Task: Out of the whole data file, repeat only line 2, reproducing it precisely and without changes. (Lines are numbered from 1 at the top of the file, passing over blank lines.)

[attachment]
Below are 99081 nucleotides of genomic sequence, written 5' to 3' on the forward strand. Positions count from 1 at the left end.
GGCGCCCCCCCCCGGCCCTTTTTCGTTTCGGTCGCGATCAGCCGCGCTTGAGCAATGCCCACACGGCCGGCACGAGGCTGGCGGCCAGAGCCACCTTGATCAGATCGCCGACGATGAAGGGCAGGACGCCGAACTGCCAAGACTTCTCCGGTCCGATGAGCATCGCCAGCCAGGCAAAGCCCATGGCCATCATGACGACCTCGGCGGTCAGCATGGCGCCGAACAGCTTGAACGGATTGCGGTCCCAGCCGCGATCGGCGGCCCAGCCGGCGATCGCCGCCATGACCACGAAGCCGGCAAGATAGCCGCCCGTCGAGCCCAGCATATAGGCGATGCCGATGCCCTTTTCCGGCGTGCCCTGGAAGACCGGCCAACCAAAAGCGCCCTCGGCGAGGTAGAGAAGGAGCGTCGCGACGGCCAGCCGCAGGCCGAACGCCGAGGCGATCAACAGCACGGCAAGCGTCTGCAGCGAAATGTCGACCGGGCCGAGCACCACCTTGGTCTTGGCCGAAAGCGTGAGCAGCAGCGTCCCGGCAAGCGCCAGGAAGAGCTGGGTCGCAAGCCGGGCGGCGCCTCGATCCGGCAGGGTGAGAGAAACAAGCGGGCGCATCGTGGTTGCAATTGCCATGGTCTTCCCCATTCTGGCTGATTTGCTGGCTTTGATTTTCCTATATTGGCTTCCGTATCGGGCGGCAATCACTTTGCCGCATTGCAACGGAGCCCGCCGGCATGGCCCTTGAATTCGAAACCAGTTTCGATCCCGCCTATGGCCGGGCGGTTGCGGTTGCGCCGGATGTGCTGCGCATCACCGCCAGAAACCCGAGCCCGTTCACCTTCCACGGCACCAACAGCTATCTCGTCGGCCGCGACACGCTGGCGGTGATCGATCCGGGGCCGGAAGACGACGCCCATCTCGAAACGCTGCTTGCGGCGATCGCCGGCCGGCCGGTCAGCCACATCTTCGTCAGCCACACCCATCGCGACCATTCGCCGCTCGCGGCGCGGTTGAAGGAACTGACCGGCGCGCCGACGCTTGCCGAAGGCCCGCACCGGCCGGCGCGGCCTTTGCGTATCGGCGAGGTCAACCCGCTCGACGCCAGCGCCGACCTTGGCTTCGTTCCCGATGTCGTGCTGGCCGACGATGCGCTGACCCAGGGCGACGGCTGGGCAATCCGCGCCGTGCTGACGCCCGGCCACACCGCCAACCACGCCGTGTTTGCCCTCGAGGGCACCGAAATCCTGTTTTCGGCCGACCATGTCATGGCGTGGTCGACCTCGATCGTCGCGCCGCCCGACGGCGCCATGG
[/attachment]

GGCGCCCCCCCCCGGCCCTTTTTCGTTTCGGTCGCGATCAGCCGCGCTTGAGCAATGCCCACACGGCCGGCACGAGGCTGGCGGCCAGAGCCACCTTGATCAGATCGCCGACGATGAAGGGCAGGACGCCGAACTGCCAAGACTTCTCCGGTCCGATGAGCATCGCCAGCCAGGCAAAGCCCATGGCCATCATGACGACCTCGGCGGTCAGCATGGCGCCGAACAGCTTGAACGGATTGCGGTCCCAGCCGCGATCGGCGGCCCAGCCGGCGATCGCCGCCATGACCACGAAGCCGGCAAGATAGCCGCCCGTCGAGCCCAGCATATAGGCGATGCCGATGCCCTTTTCCGGCGTGCCCTGGAAGACCGGCCAACCAAAAGCGCCCTCGGCGAGGTAGAGAAGGAGCGTCGCGACGGCCAGCCGCAGGCCGAACGCCGAGGCGATCAACAGCACGGCAAGCGTCTGCAGCGAAATGTCGACCGGGCCGAGCACCACCTTGGTCTTGGCCGAAAGCGTGAGCAGCAGCGTCCCGGCAAGCGCCAGGAAGAGCTGGGTCGCAAGCCGGGCGGCGCCTCGATCCGGCAGGGTGAGAGAAACAAGCGGGCGCATCGTGGTTGCAATTGCCATGGTCTTCCCCATTCTGGCTGATTTGCTGGCTTTGATTTTCCTATATTGGCTTCCGTATCGGGCGGCAATCACTTTGCCGCATTGCAACGGAGCCCGCCGGCATGGCCCTTGAATTCGAAACCAGTTTCGATCCCGCCTATGGCCGGGCGGTTGCGGTTGCGCCGGATGTGCTGCGCATCACCGCCAGAAACCCGAGCCCGTTCACCTTCCACGGCACCAACAGCTATCTCGTCGGCCGCGACACGCTGGCGGTGATCGATCCGGGGCCGGAAGACGACGCCCATCTCGAAACGCTGCTTGCGGCGATCGCCGGCCGGCCGGTCAGCCACATCTTCGTCAGCCACACCCATCGCGACCATTCGCCGCTCGCGGCGCGGTTGAAGGAACTGACCGGCGCGCCGACGCTTGCCGAAGGCCCGCACCGGCCGGCGCGGCCTTTGCGTATCGGCGAGGTCAACCCGCTCGACGCCAGCGCCGACCTTGGCTTCGTTCCCGATGTCGTGCTGGCCGACGATGCGCTGACCCAGGGCGACGGCTGGGCAATCCGCGCCGTGCTGACGCCCGGCCACACCGCCAACCACGCCGTGTTTGCCCTCGAGGGCACCGAAATCCTGTTTTCGGCCGACCATGTCATGGCGTGGTCGACCTCGATCGTCGCGCCGCCCGACGGCGCCATGG